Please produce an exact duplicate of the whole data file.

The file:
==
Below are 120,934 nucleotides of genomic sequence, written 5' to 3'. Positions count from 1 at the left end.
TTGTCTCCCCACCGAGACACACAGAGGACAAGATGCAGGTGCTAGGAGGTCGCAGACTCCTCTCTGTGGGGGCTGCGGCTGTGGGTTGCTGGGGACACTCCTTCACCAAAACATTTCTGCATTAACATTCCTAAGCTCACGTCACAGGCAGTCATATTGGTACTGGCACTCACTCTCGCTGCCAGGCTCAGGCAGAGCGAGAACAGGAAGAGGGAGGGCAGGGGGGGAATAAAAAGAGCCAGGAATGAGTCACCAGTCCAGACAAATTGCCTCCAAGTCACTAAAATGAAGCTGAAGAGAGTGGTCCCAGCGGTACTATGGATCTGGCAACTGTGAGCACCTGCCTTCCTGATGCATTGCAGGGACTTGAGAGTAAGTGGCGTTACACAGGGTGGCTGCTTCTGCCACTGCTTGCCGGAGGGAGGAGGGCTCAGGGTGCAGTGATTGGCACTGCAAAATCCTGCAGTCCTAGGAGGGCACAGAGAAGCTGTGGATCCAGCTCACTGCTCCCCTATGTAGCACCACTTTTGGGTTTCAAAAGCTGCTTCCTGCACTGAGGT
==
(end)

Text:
Below are 120,934 nucleotides of genomic sequence, written 5' to 3'. Positions count from 1 at the left end.
TTGTCTCCCCACCGAGACACACAGAGGACAAGATGCAGGTGCTAGGAGGTCGCAGACTCCTCTCTGTGGGGGCTGCGGCTGTGGGTTGCTGGGGACACTCCTTCACCAAAACATTTCTGCATTAACATTCCTAAGCTCACGTCACAGGCAGTCATATTGGTACTGGCACTCACTCTCGCTGCCAGGCTCAGGCAGAGCGAGAACAGGAAGAGGGAGGGCAGGGGGGGAATAAAAAGAGCCAGGAATGAGTCACCAGTCCAGACAAATTGCCTCCAAGTCACTAAAATGAAGCTGAAGAGAGTGGTCCCAGCGGTACTATGGATCTGGCAACTGTGAGCACCTGCCTTCCTGATGCATTGCAGGGACTTGAGAGTAAGTGGCGTTACACAGGGTGGCTGCTTCTGCCACTGCTTGCCGGAGGGAGGAGGGCTCAGGGTGCAGTGATTGGCACTGCAAAATCCTGCAGTCCTAGGAGGGCACAGAGAAGCTGTGGATCCAGCTCACTGCTCCCCTATGTAGCACCACTTTTGGGTTTCAAAAGCTGCTTCCTGCACTGAGGT